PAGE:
How Our Words and Feelings Influence Each Other

smile-PorscheBrosseau-flickr.jpg

Maybe you have noticed that many positively charged words contain the “i” sound (e.g., like, high), while many negatively charged words have an “o” sound (e.g. lonely, low).

Some scientists noticed this is true in many languages, and wondered why. Their research shows that the way our mouth forms vowels as we speak influences our feelings, and our feelings influence our word choices.

So, the link between what we say and how we feel is not just psychological, it is physical as well. Findings such as this are not only interesting, they remind us how integrated our mind-body experience is.

Mouth Muscles and Mood

We each have a major mouth muscle called the zygomaticus. We use this muscle when laughing or smiling. Or, if you hold a pen between your teeth, so each end of the pen is pointing toward an ear, you are exercising your zygomaticus.

The zygomaticus muscle is also used to pronounce the vowel sound “i”.

We have another major mouth muscle called the orbicularis. We use this muscle when we purse our lips. Or, if you hold one end of a pen between your lips, as you would a cigar, you are exercising your orbicularis.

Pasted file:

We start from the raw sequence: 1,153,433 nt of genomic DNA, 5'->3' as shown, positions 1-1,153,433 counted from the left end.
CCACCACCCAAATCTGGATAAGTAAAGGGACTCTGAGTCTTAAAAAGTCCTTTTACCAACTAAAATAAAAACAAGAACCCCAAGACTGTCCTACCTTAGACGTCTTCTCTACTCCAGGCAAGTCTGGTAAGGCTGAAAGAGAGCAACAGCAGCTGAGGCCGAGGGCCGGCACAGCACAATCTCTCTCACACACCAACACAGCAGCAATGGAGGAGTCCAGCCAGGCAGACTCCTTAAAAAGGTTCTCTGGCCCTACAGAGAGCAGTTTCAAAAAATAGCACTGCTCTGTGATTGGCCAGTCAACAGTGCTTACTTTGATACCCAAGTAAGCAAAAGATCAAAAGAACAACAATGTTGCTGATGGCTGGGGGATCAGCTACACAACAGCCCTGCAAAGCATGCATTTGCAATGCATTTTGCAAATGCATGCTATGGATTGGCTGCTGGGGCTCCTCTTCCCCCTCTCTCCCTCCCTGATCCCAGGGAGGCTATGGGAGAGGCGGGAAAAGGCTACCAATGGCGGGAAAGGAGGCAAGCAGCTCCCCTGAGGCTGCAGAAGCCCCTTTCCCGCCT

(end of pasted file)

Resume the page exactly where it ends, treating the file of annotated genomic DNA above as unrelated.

The orbicularis is also used to pronounce the vowel sound “o”.

In the research:

  1. Study subjects influenced to be in a positive mood were asked to make up ten words and say them aloud. They made up words containing significantly more “i” sounds than “o” sounds. Participants influenced to be in a negative mood were asked to make up ten words and say them aloud. They made up words containing many more “o” sounds than “i” sounds.
  2. Study participants exercising their zygomaticus (“i”) muscle by holding a pen between their teeth found a series of cartoons to be more humorous than the participants holding a pen between their lips, stimulating the orbicularis (“o”) muscle.

Words and Feelings

The investigators concluded that as people learn language, forming “i” sounds becomes associated with good feelings that prompt us to use more “i” sounding words. The “o” sound becomes associated with negative feelings and words.

This phenomenon is true in many languages because it is owed to the way humans use their facial muscles as they articulate words. The link between forming vowels, and our emotion and word choices is cross-cultural.

Everyday, and everywhere, the words we use reflect our feelings, and our feelings influence the words we choose. Our individual physical and emotional expressions are intimately connected, and this mind-body unity is universal.

Source: Science Daily
Photo credit: Porsche Brosseau (@flickr)

 
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